Children’s attention spans are shorter now than in previous generations largely because they have access to a virtual world at a very young age. Unlike ten years ago, children today are no longer reliant on visiting the local library or waiting for a show to come on television at a scheduled time, children are bombarded with information from multiple sources, throughout their waking hours.
The two-part report looked into distractions facing children today and various ways to provide concentration boosters for children. The report partnered with child psychologist, Dr. Richard Woolfson, who led the field-based study, and Associate Lecturer at Goldsmiths, Patrick Fagan, who led a supporting scientific experiment.
Identified in the report, today children face the following modern-day distractions –
- 24-7 access to social media– children are social animals and have always had the psychological need to interact with others their own age. The opportunity for constant peer-access through social media has intensified this so it now becomes a distraction
- Unlimited information found on the web– children can access any topic, any time without significant effort or cost. A child can feel pressure to check multiple sources for accuracy which in turn affects their distraction levels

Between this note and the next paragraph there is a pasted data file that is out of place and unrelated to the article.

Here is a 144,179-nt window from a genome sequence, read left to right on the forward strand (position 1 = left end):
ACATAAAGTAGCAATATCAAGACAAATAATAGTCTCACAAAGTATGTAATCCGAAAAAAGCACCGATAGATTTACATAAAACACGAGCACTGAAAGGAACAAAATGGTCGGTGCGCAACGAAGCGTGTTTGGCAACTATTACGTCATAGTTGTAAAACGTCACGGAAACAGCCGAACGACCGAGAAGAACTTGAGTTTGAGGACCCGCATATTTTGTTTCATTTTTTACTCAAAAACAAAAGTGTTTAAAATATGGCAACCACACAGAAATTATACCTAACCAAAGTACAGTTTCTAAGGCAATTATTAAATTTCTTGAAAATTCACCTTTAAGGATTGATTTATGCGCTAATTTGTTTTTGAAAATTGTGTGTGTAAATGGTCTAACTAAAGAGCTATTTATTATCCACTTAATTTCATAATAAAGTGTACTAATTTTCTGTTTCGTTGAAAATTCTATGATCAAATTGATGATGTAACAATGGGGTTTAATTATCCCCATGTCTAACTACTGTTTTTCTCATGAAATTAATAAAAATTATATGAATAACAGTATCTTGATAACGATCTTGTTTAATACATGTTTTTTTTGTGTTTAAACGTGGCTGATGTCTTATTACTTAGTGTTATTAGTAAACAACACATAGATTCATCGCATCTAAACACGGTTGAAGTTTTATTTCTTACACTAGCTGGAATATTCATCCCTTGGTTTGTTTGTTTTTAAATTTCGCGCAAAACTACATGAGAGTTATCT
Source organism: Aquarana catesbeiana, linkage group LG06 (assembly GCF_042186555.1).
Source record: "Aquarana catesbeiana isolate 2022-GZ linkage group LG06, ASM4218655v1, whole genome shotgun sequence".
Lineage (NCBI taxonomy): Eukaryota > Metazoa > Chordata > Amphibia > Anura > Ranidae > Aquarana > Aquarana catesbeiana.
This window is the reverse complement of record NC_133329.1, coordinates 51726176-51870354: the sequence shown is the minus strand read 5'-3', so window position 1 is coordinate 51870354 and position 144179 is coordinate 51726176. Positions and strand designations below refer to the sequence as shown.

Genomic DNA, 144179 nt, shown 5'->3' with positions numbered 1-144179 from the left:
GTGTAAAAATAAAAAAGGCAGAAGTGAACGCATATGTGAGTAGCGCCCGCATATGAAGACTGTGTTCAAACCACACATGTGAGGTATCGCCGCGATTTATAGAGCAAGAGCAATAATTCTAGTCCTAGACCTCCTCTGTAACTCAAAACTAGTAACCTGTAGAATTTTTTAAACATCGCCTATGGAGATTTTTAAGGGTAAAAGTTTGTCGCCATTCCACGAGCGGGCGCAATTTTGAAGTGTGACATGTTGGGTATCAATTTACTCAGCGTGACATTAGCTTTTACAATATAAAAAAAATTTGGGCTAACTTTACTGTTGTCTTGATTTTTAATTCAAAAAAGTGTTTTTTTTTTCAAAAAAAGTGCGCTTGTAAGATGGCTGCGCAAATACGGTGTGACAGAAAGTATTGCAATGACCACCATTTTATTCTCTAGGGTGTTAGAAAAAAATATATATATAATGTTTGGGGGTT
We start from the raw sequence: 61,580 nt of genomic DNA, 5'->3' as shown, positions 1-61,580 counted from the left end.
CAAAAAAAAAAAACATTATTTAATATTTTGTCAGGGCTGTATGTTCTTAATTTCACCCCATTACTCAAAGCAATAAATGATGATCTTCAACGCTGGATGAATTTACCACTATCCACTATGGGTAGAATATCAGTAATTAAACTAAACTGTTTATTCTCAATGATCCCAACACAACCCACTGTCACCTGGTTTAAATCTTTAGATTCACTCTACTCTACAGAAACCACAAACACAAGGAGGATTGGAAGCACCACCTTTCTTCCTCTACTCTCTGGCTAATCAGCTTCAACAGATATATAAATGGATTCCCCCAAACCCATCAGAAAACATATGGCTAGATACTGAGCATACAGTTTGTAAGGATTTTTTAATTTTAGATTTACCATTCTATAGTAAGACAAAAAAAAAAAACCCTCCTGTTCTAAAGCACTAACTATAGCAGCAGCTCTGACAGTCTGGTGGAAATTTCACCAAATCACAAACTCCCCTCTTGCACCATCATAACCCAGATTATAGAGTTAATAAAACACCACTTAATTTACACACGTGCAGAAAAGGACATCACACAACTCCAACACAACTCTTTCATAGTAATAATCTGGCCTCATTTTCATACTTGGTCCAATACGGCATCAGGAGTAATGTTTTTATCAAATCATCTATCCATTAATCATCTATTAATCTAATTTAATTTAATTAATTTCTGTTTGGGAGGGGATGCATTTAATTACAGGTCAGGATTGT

- Online gaming– multiple player online games are addictive in nature and ultimately a huge distraction, children have the urge that they ‘just want to get to the next level’ before doing anything else
- 24-hour viewing– children can watch whatever they want, whenever they want on mobile devices as well as televisions. Homework can take second place
- Online video streaming– although YouTube can provide a wealth of information, children can feel the need to keep up to date on trends, watching to see what’s happening at all times
With new modern day distractions, there are also traditional and ‘alternative’ ways to boost a child’s attentiveness –
|Remove distractions from the home – such as mess, clutter or noise
|3D film viewing – watching 20 minutes of a 3D movie can improve learning ability in the short-term
|Limit technology time – agree on a daily time limit or gadget free time
|The Mozart Effect – children who listen to classical music (like Mozart’s) may experience short-term improvement in concentration
|More supportive parenting – children continue activity longer with a parent present
|Omega-3 – introducing foods such as oily fish and spinach that have high levels of Omega-3 may have a positive impact on concentration levels
|Intersperse concentration and stimulation – allowing for breaks
|Regular aerobic exercise – exercise appears to boost the size of the hippocampus and therefore improve learning abilities
|Build concentration in small achievablestages – gradually build up concentration time periods
Plenty of water – daily hydration may maintain and improve brain functioning and the child’s ability to concentrate